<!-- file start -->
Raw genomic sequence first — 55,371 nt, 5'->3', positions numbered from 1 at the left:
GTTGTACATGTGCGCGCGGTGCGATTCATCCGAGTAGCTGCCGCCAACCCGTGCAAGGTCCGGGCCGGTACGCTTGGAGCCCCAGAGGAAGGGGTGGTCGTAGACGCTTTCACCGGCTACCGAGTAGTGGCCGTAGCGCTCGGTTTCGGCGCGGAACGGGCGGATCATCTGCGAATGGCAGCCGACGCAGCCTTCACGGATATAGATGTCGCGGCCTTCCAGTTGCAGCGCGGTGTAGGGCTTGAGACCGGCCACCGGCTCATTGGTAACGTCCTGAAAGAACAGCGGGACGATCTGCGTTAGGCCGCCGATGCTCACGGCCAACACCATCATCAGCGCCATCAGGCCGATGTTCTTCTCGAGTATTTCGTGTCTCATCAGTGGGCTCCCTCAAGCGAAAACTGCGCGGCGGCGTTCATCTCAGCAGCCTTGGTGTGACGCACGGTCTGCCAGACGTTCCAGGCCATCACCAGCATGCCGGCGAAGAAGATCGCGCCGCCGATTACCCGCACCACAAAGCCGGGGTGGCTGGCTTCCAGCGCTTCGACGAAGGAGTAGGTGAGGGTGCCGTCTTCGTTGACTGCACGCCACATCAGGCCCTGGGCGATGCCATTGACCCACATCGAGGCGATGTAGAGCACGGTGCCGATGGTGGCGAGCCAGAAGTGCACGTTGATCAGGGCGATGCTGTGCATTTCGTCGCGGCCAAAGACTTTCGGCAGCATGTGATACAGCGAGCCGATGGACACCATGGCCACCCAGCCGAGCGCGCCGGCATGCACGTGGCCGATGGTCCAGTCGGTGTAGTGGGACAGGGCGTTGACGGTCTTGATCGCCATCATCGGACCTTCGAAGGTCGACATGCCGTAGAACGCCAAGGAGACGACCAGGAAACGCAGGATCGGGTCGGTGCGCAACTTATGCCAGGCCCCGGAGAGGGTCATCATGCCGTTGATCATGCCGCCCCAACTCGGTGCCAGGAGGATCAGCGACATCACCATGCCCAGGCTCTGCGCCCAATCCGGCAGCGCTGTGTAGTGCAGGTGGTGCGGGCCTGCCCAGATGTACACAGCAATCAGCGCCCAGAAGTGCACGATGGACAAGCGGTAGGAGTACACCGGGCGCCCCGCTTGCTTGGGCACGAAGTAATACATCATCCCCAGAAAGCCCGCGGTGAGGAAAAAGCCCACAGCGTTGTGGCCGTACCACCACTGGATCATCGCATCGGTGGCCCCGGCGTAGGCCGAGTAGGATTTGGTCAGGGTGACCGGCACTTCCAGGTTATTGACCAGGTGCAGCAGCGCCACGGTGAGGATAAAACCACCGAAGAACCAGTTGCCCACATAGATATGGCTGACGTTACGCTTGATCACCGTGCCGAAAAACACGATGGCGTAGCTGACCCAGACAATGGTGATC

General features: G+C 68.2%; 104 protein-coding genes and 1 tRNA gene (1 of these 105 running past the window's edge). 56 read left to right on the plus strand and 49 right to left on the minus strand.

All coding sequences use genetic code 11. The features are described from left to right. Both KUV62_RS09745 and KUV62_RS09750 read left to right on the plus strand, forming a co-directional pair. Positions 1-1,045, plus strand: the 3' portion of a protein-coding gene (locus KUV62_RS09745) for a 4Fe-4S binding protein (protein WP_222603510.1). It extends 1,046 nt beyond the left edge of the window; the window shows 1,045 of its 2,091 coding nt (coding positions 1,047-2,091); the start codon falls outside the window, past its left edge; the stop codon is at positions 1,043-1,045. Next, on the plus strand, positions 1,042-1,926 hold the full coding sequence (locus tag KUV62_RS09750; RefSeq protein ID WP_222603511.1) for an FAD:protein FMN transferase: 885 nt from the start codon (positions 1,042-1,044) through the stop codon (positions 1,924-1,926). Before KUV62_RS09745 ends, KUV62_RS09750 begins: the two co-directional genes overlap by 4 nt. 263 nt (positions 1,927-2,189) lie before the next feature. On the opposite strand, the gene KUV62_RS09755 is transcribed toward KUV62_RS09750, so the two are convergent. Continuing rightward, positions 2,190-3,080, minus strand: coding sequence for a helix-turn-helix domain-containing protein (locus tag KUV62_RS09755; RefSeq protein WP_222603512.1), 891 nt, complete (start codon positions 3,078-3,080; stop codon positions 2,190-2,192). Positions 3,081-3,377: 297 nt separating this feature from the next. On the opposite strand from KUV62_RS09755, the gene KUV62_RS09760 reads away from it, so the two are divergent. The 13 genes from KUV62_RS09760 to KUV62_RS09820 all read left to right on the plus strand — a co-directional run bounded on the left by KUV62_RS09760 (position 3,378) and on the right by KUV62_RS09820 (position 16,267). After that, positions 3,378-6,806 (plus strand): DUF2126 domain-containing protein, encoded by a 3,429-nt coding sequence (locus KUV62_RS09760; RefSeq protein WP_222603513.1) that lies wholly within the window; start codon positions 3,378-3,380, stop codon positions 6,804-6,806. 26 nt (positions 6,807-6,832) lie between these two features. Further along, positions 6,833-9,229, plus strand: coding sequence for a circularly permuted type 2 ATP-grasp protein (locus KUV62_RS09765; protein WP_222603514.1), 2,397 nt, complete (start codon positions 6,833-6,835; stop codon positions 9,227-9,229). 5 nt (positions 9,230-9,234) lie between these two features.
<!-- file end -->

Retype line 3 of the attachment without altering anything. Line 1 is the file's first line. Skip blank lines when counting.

General features: G+C 68.2%; 104 protein-coding genes and 1 tRNA gene (1 of these 105 running past the window's edge). 56 read left to right on the plus strand and 49 right to left on the minus strand.